Another circumstance greatly affecting the quality of meat, is the animal's treatment before it is slaughtered . This influences its value and wholesomeness in no inconsiderable degree. It will be easy to understand this, when we reflect on those leading principles by which the life of an animal is supported and maintained. These are, the digestion of its food, and the assimilation of that food into its substance. Nature, in effecting this process, first reduces the food in the stomach to a state of pulp, under the name of chyme, which passes into the intestines, and is there divided into two principles, each distinct from the other. One, a milk-white fluid, the nutritive portion, is absorbed by innumerable vessels which open upon the mucous membrane, or inner coat of the intestines. These vessels, or absorbents, discharge the fluid into a common duct, or road, along which it is conveyed to the large veins in the neighbourhood of the heart. Here it is mixed with the venous blood (which is black and impure) returning from every part of the body, and then it supplies the waste which is occasioned in the circulating stream by the arterial (or pure) blood having furnished matter for the substance of the animal. The blood of the animal having completed its course through all parts, and having had its waste recruited by the digested food, is now received into the heart, and by the action of that organ it is urged through the lungs, there to receive its purification from the air which the animal inhales. Again returning to the heart, it is forced through the arteries, and thence distributed, by innumerable ramifications, called capillaries, bestowing to every part of the animal, life and nutriment. The other principle the innutritive portion passes from the intestines, and is thus got rid of. It will now be readily understood how flesh is affected for bad, if an animal is slaughtered when the circulation of its blood has been increased by over-driving, ill-usage, or other causes of excitement, to such a degree of rapidity as to be too great for the capillaries to perform their functions, and causing the blood to be congealed in its minuter vessels. Where this has been the case, the meat will be dark-coloured, and become rapidly putrid; so that self-interest and humanity alike dictate kind and gentle treatment of all animals destined to serve as food for man.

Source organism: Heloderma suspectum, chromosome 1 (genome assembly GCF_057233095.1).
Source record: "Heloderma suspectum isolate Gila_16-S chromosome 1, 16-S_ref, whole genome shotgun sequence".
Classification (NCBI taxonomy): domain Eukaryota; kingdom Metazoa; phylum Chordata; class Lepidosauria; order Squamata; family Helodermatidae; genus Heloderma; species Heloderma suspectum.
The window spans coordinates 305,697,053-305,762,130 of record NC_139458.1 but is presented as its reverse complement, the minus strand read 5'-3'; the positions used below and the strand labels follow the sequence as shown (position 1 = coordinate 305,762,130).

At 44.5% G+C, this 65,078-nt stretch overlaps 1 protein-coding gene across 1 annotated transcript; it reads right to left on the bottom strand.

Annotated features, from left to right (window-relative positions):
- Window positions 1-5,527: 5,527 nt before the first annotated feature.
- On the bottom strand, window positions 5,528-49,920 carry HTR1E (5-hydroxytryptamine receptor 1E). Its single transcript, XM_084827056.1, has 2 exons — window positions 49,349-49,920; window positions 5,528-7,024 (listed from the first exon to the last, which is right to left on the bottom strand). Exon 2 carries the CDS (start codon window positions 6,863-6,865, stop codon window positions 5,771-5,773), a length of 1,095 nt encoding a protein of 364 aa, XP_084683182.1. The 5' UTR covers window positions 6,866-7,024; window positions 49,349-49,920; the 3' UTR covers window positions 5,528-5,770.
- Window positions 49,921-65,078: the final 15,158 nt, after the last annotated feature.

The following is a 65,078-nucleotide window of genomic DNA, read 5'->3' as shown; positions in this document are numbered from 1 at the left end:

Cooking of Grains

All grains, with the exception of rice, and the various grain meals, require prolonged cooking with gentle and continuous heat, in order to so disintegrate their tissues and change their starch into dextrine as to render them easy of digestion. Even the so-called "steam-cooked" grains, advertised to be ready for use in five or ten minutes, require a much longer cooking to properly fit them for digestion. These so-called quickly prepared grains are simply steamed before grinding, which has the effect to destroy any low organisms contained in the grain. They are then crushed and shredded. Bicarbonate of soda and lime is added to help dissolve the albuminoids, and sometimes diastase to aid the conversion of the starch into sugar; but there is nothing in this preparatory process that so alters the chemical nature of the grain as to make it possible to cook it ready for easy digestion in five or ten minutes. An insufficiently cooked grain, although it may be palatable, is not in a condition to be readily acted upon by the digestive fluids, and is in consequence left undigested to act as a mechanical irritant.

Water is the liquid usually employed for cooking grains, but many of them are richer and finer flavored when milk is mixed with the water, one part to two of water. Especially is this true of rice, hominy, and farina. When water is used, soft water is preferable to hard. No salt is necessary, but if used at all, it is generally added to the water before stirring in the grain or meal.

The quantity of liquid required varies with the different grains, the manner in which they are milled, the method by which they are cooked, and the consistency desired for the cooked grain, more liquid being required for a porridge than for a mush.

All grains should be carefully looked over before being put to cook.

In the cooking of grains, the following points should be observed:

1. Measure both liquid and grain accurately with the same utensil, or with two of equal size.

2. Have the water boiling when the grain is introduced, but do not allow it to boil for a long time previous, until it is considerably evaporated, as that will change the proportion of water and grain sufficiently to alter the consistency of the mush when cooked. Introduce the grain slowly, so as not to stop the sinking to the bottom, and the whole becomes thickened.

3. Stir the grain continuously until it has set, but not at all afterward. Grains are much more appetizing if, while properly softened, they can still be made to retain their original form. Stirring renders the preparation pasty, and destroys its appearance.

In the preparation of all mushes with meal or flour, it is a good plan to make the material into a batter with a portion of the liquid retained from the quantity given, before introducing it into the boiling water. This prevents the tendency to cook in lumps, so frequent when dry meal is scattered into boiling liquid. Care must be taken, however, to add the moistened portion very slowly, stirring vigorously meantime, so that the boiling will not be checked. Use warm water for moistening. The other directions given for the whole or broken grains are applicable to the ground products.

Place the grain, when sufficiently cooked, in the refrigerator or in some place where it will cool quickly (as slow cooling might cause fermentation), to remain overnight.